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25 years of self-organized criticality: concepts and controversies

Watkins, Nicholas W., Pruessner, Gunnar, Chapman, Sandra C., Crosby, Norma B. and Jensen, Henrik J. (2016) 25 years of self-organized criticality: concepts and controversies. Space Science Reviews, 198 (1). pp. 3-44. ISSN 0038-6308

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Identification Number: 10.1007/s11214-015-0155-x

Abstract

Introduced by the late Per Bak and his colleagues, self-organized criticality (SOC) has been one of the most stimulating concepts to come out of statistical mechanics and condensed matter theory in the last few decades, and has played a significant role in the development of complexity science. SOC, and more generally fractals and power laws, have attracted much comment, ranging from the very positive to the polemical. The other papers (Aschwanden et al. in Space Sci. Rev., 2014, this issue; McAteer et al. in Space Sci. Rev., 2015, this issue; Sharma et al. in Space Sci. Rev. 2015, in preparation) in this special issue showcase the considerable body of observations in solar, magnetospheric and fusion plasma inspired by the SOC idea, and expose the fertile role the new paradigm has played in approaches to modeling and understanding multiscale plasma instabilities. This very broad impact, and the necessary process of adapting a scientific hypothesis to the conditions of a given physical system, has meant that SOC as studied in these fields has sometimes differed significantly from the definition originally given by its creators. In Bak’s own field of theoretical physics there are significant observational and theoretical open questions, even 25 years on (Pruessner 2012). One aim of the present review is to address the dichotomy between the great reception SOC has received in some areas, and its shortcomings, as they became manifest in the controversies it triggered. Our article tries to clear up what we think are misunderstandings of SOC in fields more remote from its origins in statistical mechanics, condensed matter and dynamical systems by revisiting Bak, Tang and Wiesenfeld’s original papers.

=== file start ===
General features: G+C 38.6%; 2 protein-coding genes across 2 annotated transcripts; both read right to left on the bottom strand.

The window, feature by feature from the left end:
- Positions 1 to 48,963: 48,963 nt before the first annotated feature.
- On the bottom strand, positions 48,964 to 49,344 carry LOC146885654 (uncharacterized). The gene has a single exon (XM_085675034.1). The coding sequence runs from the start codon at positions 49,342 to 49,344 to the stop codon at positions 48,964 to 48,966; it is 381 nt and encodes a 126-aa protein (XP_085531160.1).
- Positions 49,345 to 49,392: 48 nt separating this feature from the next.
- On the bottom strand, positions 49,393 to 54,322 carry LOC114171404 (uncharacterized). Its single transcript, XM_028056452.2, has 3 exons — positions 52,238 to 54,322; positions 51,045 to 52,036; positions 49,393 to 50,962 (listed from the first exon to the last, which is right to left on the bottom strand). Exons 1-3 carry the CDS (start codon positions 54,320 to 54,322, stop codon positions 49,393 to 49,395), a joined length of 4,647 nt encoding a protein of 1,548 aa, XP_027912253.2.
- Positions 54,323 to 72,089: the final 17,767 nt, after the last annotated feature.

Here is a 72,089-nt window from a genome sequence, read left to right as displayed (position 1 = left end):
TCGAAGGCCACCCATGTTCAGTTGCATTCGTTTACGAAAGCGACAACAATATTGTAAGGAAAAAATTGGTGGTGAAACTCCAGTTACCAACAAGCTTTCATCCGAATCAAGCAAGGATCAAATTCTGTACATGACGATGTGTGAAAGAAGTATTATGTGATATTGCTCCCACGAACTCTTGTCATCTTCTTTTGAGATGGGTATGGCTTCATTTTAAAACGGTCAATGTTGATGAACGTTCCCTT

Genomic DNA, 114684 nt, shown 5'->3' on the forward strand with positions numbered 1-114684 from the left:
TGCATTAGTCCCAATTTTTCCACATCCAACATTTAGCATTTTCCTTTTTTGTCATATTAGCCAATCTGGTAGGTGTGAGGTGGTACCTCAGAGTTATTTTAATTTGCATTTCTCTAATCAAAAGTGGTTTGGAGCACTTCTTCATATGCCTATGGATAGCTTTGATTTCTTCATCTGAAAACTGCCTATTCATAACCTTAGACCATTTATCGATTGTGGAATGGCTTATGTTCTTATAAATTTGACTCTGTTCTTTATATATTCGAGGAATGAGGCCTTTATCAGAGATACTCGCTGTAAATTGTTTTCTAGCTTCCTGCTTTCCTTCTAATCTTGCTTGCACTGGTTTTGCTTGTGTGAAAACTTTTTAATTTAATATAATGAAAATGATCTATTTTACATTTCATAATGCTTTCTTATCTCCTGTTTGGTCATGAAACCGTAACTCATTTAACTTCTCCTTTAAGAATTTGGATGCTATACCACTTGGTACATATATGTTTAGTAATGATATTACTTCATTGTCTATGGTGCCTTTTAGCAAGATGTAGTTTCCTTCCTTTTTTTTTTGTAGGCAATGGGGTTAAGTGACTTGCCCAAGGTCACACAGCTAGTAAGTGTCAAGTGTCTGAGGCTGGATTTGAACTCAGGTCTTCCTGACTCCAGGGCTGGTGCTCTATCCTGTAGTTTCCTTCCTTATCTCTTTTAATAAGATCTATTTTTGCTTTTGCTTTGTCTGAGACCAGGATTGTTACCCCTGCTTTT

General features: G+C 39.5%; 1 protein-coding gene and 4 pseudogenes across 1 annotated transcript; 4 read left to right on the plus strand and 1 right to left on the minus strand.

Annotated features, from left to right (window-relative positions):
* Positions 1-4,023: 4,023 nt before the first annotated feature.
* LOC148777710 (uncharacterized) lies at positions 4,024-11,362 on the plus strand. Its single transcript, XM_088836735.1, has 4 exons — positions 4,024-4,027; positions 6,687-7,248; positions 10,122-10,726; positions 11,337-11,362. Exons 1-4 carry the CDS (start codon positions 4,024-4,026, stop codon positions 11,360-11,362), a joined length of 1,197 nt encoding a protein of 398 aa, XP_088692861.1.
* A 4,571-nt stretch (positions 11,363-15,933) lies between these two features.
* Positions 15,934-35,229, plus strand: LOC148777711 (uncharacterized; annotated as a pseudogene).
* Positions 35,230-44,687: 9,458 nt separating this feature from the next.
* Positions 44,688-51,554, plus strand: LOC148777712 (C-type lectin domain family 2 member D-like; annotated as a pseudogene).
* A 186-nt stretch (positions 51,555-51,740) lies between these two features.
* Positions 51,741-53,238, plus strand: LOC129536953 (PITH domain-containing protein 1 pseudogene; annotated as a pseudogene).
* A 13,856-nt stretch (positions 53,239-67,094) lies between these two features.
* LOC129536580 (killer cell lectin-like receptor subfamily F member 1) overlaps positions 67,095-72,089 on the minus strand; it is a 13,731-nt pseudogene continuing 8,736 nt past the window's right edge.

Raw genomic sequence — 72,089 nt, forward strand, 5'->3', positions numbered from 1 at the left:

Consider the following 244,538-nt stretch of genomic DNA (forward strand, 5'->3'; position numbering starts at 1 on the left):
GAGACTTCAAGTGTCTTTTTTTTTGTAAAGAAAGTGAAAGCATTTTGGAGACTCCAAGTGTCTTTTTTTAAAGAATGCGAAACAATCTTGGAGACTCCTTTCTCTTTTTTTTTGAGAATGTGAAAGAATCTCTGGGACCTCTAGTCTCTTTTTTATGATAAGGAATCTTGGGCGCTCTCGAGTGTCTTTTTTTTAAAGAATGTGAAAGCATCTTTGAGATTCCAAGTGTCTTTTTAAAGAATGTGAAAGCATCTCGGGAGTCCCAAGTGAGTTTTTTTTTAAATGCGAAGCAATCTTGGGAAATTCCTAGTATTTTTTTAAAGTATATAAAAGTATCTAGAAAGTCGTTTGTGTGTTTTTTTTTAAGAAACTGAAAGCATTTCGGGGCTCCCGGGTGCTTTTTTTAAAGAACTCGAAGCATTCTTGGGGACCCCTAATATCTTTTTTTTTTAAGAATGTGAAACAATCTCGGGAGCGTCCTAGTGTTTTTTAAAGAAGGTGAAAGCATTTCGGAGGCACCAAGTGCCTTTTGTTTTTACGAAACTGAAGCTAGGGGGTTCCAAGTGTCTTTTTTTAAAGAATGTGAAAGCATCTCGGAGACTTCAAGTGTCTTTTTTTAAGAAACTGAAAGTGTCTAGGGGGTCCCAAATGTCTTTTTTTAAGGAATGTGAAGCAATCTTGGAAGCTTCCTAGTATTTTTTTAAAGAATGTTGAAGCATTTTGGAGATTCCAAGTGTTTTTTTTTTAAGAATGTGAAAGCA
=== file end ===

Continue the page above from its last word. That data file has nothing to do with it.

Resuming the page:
Item Type: Article
Official URL: http://link.springer.com/journal/11214
Additional Information: © 2015 The Author
Divisions: Centre for Analysis of Time Series
Subjects: Q Science > Q Science (General)
Q Science > QC Physics
Sets: Research centres and groups > Centre for the Analysis of Time Series (CATS)
Date Deposited: 16 Nov 2015 09:46
Last Modified: 20 Feb 2019 11:36
URI: http://eprints.lse.ac.uk/id/eprint/64434

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